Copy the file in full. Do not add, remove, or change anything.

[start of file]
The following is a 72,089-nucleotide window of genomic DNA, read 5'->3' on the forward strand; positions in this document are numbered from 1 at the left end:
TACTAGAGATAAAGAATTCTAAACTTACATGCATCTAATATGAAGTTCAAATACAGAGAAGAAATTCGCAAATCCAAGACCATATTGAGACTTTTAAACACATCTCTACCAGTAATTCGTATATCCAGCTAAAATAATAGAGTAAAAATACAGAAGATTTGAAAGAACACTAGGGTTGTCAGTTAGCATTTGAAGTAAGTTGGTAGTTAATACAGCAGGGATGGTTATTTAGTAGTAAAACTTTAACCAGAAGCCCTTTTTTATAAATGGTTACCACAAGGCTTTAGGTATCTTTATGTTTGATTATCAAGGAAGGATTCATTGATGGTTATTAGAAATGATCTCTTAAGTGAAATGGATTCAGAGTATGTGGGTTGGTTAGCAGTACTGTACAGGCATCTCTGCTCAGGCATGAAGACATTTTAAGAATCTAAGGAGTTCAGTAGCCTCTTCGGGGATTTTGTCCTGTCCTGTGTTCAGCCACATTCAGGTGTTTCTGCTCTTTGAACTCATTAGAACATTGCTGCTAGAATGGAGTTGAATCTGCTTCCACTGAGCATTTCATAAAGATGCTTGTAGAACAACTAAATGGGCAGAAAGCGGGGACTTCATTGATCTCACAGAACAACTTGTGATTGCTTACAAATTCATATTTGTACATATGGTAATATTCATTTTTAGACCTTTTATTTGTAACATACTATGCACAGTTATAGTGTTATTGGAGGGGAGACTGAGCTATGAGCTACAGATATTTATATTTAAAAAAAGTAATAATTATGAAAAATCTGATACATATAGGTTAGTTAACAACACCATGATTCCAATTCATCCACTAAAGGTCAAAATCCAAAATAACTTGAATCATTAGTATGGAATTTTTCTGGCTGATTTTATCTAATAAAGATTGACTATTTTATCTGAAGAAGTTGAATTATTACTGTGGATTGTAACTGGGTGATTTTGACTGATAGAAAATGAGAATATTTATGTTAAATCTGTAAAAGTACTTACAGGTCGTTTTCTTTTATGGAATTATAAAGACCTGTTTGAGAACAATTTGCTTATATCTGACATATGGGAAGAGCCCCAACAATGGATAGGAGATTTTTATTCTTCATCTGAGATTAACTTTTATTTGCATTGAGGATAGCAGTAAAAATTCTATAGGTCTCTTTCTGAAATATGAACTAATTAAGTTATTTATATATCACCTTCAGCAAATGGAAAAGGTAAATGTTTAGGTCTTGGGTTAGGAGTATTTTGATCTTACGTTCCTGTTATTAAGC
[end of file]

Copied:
The following is a 72,089-nucleotide window of genomic DNA, read 5'->3' on the forward strand; positions in this document are numbered from 1 at the left end:
TACTAGAGATAAAGAATTCTAAACTTACATGCATCTAATATGAAGTTCAAATACAGAGAAGAAATTCGCAAATCCAAGACCATATTGAGACTTTTAAACACATCTCTACCAGTAATTCGTATATCCAGCTAAAATAATAGAGTAAAAATACAGAAGATTTGAAAGAACACTAGGGTTGTCAGTTAGCATTTGAAGTAAGTTGGTAGTTAATACAGCAGGGATGGTTATTTAGTAGTAAAACTTTAACCAGAAGCCCTTTTTTATAAATGGTTACCACAAGGCTTTAGGTATCTTTATGTTTGATTATCAAGGAAGGATTCATTGATGGTTATTAGAAATGATCTCTTAAGTGAAATGGATTCAGAGTATGTGGGTTGGTTAGCAGTACTGTACAGGCATCTCTGCTCAGGCATGAAGACATTTTAAGAATCTAAGGAGTTCAGTAGCCTCTTCGGGGATTTTGTCCTGTCCTGTGTTCAGCCACATTCAGGTGTTTCTGCTCTTTGAACTCATTAGAACATTGCTGCTAGAATGGAGTTGAATCTGCTTCCACTGAGCATTTCATAAAGATGCTTGTAGAACAACTAAATGGGCAGAAAGCGGGGACTTCATTGATCTCACAGAACAACTTGTGATTGCTTACAAATTCATATTTGTACATATGGTAATATTCATTTTTAGACCTTTTATTTGTAACATACTATGCACAGTTATAGTGTTATTGGAGGGGAGACTGAGCTATGAGCTACAGATATTTATATTTAAAAAAAGTAATAATTATGAAAAATCTGATACATATAGGTTAGTTAACAACACCATGATTCCAATTCATCCACTAAAGGTCAAAATCCAAAATAACTTGAATCATTAGTATGGAATTTTTCTGGCTGATTTTATCTAATAAAGATTGACTATTTTATCTGAAGAAGTTGAATTATTACTGTGGATTGTAACTGGGTGATTTTGACTGATAGAAAATGAGAATATTTATGTTAAATCTGTAAAAGTACTTACAGGTCGTTTTCTTTTATGGAATTATAAAGACCTGTTTGAGAACAATTTGCTTATATCTGACATATGGGAAGAGCCCCAACAATGGATAGGAGATTTTTATTCTTCATCTGAGATTAACTTTTATTTGCATTGAGGATAGCAGTAAAAATTCTATAGGTCTCTTTCTGAAATATGAACTAATTAAGTTATTTATATATCACCTTCAGCAAATGGAAAAGGTAAATGTTTAGGTCTTGGGTTAGGAGTATTTTGATCTTACGTTCCTGTTATTAAGC